Episode #8 of the course Becoming a more strategic product manager by Todd Birzer
Welcome to Lesson 8!
Let’s talk about prioritizing product development efforts. Companies can (and often do) run into trouble with development priorities and consequently struggle to get new and compelling products out the door.
A key danger for any technology company in the business-to-business space is death by a thousand requests. I’ve worked with companies that have neglected major product overhauls as they rush to meet near-term enhancement requests from insistent enterprise clients. If you do this for one or two years, you’ll find yourself in a very weak market position.
Establishing a clear process for prioritizing development efforts can help avert issues like this. Disciplined processes can enable you and your engineering counterparts to:
• prioritize technology investments
• create breakthrough, market-leading products
• establish a sustainable competitive advantage
I’m going to suggest two related processes: a) objectives and key results (OKRs) and b) development buckets.
Objectives and Key Results (OKRs)
In our last lesson, we looked at developing a product vision and strategy—setting the product path for one to five years. OKRs convert the big-picture direction to this quarter’s goals. This process is used by some of the best product development companies, including Google, LinkedIn, and Netflix.
As product managers, we want to focus on the big-impact items—the areas of innovation that will make our customers grin and our competitors sweat. An OKR process, managed jointly with our engineering counterparts, can help us focus on the right projects and sidestep the near-constant distractions.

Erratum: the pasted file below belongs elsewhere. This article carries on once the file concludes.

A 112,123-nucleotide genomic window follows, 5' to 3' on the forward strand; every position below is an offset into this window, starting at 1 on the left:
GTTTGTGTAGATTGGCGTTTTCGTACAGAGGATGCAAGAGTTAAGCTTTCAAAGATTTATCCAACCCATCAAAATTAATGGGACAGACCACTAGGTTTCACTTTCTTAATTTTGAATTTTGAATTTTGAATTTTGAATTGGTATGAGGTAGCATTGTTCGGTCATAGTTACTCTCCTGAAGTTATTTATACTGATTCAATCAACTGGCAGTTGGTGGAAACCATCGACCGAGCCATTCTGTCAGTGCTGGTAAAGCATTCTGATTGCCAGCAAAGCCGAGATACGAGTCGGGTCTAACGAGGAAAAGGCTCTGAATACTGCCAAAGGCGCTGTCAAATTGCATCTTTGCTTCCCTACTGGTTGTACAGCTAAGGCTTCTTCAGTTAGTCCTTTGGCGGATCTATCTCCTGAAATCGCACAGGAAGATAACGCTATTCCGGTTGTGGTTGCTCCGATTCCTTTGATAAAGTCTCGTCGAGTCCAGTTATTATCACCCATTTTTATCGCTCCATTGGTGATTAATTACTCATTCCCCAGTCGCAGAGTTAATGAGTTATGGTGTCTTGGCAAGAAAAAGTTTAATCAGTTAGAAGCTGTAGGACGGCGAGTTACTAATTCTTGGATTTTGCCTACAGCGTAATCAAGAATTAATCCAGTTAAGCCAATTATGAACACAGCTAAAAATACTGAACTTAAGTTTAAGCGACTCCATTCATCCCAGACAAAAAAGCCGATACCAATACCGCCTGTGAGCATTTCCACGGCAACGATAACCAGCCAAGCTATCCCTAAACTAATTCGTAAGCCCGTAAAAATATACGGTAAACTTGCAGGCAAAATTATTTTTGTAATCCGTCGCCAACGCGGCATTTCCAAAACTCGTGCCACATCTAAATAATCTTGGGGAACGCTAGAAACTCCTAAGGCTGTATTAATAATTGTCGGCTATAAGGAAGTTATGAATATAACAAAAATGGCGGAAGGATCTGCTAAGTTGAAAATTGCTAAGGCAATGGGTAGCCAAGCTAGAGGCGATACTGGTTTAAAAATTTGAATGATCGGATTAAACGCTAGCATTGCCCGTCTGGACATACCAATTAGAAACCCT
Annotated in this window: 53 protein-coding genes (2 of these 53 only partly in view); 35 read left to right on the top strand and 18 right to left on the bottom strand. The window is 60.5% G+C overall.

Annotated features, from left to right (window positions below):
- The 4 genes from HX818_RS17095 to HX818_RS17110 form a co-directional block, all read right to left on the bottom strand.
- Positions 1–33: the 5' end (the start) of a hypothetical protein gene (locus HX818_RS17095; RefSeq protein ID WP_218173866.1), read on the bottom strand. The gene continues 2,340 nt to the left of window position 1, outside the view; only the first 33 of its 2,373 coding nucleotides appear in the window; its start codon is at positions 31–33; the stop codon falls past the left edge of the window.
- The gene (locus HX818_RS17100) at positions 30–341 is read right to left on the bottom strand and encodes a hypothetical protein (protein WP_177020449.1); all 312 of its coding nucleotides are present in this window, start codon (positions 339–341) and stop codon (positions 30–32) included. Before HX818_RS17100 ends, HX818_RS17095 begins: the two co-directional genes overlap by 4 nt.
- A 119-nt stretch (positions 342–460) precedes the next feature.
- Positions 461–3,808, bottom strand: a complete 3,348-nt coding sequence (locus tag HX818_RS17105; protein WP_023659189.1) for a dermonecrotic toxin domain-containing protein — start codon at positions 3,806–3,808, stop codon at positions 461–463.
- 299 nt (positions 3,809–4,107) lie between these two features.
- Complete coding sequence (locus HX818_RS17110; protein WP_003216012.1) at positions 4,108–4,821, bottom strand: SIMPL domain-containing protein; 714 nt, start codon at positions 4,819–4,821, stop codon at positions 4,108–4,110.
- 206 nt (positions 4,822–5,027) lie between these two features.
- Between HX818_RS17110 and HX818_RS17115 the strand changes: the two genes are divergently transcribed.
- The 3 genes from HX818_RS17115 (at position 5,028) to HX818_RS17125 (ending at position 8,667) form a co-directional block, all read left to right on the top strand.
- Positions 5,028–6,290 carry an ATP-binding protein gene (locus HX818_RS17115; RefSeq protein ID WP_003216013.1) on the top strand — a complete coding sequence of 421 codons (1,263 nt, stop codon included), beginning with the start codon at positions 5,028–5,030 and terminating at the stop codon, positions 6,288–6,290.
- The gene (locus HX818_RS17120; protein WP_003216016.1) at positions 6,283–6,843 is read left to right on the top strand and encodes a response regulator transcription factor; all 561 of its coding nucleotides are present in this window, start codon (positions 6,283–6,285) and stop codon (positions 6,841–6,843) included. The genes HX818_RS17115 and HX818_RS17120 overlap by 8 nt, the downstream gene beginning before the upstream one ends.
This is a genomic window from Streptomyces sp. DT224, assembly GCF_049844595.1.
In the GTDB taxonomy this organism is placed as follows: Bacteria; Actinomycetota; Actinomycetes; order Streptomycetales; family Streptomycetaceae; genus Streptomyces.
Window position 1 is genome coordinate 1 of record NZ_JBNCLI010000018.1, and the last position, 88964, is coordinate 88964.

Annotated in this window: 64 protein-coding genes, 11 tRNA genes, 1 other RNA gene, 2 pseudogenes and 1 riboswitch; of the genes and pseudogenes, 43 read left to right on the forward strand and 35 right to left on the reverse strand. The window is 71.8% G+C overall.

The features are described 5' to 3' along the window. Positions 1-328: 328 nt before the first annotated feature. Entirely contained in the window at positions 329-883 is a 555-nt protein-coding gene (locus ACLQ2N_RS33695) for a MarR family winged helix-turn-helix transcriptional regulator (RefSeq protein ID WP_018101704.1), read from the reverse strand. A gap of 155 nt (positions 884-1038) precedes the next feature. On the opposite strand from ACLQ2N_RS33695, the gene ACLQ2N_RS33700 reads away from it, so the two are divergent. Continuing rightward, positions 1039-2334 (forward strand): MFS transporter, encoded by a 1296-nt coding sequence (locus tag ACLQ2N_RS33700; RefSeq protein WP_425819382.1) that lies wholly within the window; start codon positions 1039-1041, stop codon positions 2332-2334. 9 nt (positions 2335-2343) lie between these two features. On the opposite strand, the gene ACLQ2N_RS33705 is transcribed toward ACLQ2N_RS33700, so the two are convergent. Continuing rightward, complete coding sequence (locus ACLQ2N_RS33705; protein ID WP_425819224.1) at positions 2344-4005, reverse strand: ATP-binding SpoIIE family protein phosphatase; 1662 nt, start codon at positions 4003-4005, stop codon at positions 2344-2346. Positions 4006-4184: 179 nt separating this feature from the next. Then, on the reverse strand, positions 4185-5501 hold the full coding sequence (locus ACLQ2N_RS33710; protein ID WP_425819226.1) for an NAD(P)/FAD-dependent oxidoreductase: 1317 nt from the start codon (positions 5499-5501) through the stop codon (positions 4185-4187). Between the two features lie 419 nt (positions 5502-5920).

The “objectives” portion of the OKRs state the business goal, and the “key results” give measurable outcomes that can be used later to grade achievement.
Suppose you are a software-as-a-service (SaaS) platform that helps hospitals manage regulatory compliance. An example OKR is below:
• Objective: Enhance a hospital’s ability to assess its risk of government fines or patient lawsuits.
• Key Results:
• Reduce clicks by 75% to access key data.
• Release to five beta customers by end Q3.
Exactly how you and your development engineers decide to do this (dashboards, risk meters, reports, etc.) will evolve during the “discovery and delivery” process (next lesson) but typically is not detailed in the OKR.
As a suggestion, work with your engineering management to do the following:
• Create two or three OKRs prior to every quarter, including measurable results.
• Share these with your executive teams and ensure consensus.
• Use the OKRs to tightly focus your development team’s efforts.
• Review the OKRs with your team at the end of each quarter, and grade yourself.
A second approach to ensure your development teams are focused on high-impact items is to use “development buckets.”
Our development teams are rarely free to devote 100% of their time on big-impact items, and often need to do other things as well, e.g. near-term client enhancements, bug fixes, technical debt, operations support, etc. The problem is that we often let the “other” category overwhelm our big-impact items.
To effectively prioritize development, work with your engineering leaders and follow these steps:
1. List your major development categories (see example table below).
2. Decide how much engineering bandwidth you will devote to each area. Note that you want to reserve as much capacity as possible for the big-impact column (i.e. your OKRs).
3. For all columns (except the big-impact column), list items that could be done in stack-ranked priority (most important at the top).
4. Instruct your engineering team to work on these items, starting at the top and working down the list, constrained by the time percentages.
5. Review this quarterly.
As product managers, we want to prioritize scarce development resources on areas that will generate long-term success. OKRs and development buckets can help us do this.
Next up: discovery and delivery.
How Google Works by Eric Schmidt and Jonathan Rosenberg
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